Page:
Over two years ago, I decided to set up a small online philosophy project, bringing world philosophy to a wider audience by email. I called it Looking for Wisdom. Since the project started, I have interviewed philosophers from across the globe, written about everything from the Ubuntu philosophy of South Africa to the art of philosophising while drunk, and generally had a blast.

I initially set the project up using Ghost, which is a beautiful newsletter platform. I love Ghost. It is a great tool, and it makes writing an absolute pleasure. But over the past year, as my life and work have both changed, I have begun to realise that Ghost no longer really fits my needs.

One thing is that Ghost is particularly well-suited to paid newsletters, and I didn’t really want to monetise (I hate that word!) what I was doing. But with a subscriber-base of 600 people — not large, but steadily growing — the costs of running the site were beginning to mount.

But another thing I started to realise is that I wanted a bit more flexibility with what I did with the site. So, some time before Christmas, I decided to rebuild everything from the ground up. I exported all the content, fired up a new Hugo static site on my MacBook, and began the painstaking task of importing something around a quarter of a million words. Plus images.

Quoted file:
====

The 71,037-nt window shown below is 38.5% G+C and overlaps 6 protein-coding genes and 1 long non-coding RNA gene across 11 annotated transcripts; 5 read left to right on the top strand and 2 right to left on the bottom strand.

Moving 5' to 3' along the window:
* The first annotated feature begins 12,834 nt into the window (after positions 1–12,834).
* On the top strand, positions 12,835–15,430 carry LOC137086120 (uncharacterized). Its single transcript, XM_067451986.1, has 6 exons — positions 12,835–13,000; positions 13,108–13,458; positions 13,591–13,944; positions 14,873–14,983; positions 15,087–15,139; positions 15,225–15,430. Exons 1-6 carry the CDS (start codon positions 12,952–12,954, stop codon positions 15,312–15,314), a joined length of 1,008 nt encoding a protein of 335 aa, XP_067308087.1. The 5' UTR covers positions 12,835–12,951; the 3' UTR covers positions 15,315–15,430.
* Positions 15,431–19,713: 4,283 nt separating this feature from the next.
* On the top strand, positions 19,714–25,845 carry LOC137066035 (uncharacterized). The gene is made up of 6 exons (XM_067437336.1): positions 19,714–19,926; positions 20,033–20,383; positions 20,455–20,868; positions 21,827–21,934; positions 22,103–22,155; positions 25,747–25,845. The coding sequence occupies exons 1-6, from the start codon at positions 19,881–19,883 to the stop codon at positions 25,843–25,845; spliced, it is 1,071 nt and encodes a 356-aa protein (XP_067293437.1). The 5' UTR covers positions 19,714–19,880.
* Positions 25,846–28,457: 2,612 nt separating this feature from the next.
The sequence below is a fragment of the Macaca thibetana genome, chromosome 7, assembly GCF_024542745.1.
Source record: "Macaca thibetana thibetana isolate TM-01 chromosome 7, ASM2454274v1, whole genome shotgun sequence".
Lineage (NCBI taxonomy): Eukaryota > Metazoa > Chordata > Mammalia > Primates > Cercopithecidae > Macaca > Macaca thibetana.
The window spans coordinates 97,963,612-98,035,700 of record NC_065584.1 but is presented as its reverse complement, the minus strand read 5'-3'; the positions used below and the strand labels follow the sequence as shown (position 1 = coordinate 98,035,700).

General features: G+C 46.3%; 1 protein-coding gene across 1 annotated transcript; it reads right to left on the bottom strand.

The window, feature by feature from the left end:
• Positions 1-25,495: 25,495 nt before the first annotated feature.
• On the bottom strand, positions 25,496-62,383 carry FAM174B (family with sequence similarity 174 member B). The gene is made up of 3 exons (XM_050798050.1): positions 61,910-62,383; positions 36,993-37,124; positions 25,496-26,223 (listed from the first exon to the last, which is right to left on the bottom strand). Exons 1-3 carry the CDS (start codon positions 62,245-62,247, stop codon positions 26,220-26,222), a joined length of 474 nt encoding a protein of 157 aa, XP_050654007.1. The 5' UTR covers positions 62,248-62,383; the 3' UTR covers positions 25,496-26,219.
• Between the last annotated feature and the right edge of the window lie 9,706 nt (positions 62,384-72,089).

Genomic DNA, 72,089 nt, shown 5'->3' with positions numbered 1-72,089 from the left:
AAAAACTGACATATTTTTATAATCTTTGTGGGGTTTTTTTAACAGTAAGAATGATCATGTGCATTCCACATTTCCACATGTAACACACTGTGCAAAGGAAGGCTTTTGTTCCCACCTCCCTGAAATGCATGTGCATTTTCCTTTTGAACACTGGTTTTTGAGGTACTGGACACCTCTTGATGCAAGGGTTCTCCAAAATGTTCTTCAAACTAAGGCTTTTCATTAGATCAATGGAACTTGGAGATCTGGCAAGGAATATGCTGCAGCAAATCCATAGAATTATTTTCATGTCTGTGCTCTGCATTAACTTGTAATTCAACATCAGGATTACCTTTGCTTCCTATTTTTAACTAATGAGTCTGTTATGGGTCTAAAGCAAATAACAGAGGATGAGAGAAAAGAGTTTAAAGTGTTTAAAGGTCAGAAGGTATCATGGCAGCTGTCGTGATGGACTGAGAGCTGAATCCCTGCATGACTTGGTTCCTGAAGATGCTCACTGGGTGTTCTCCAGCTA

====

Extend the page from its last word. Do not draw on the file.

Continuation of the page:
The lull between Christmas and New Year has been great for working on this. And by a couple of days after Christmas, I had a working version of the site. It is fast, pretty (if anything, much prettier than before), and works well.

But what I also needed to do was find a new newsletter tool to import those subscribers into. I don’t like the clunkiness of MailChimp. I’ve tried Convertkit in the past, and it’s fine, but I don’t love it. Revue worked well for a while until Twitter went into a nosedive, and Revue died. And I’d been spoiled by the delightful writing experience in Ghost.

Enter Buttondown, Justin Duke’s lovely little newsletter tool. It’s small, elegant, and integrates well. And it is also eminently affordable. So I moved my subscribers over, integrated Buttondown into my new Hugo site, and I was good to go.

For the technically-minded, the site is generated using Hugo, pushed to Github, and then deployed on Netlify. The running cost for all this goodness is exactly zero. Buttondown is costing $90 a year, which works out as something like £1.40 a week. I can live with those numbers.

So, a couple of days back, I switched over my domain settings to point to the new site. And I’m delighted to say that it is looking gorgeous.

Looking for Wisdom Screenshot

There are a few glitches to iron out. I’m solving a small problem with the DNS settings so that deliverability is good (the gods of GMail are stern and unforgiving, so there are a few hoops to jump through). But by the new year, I should be ready to send out my first newsletter!

You can go to the site by clicking this link.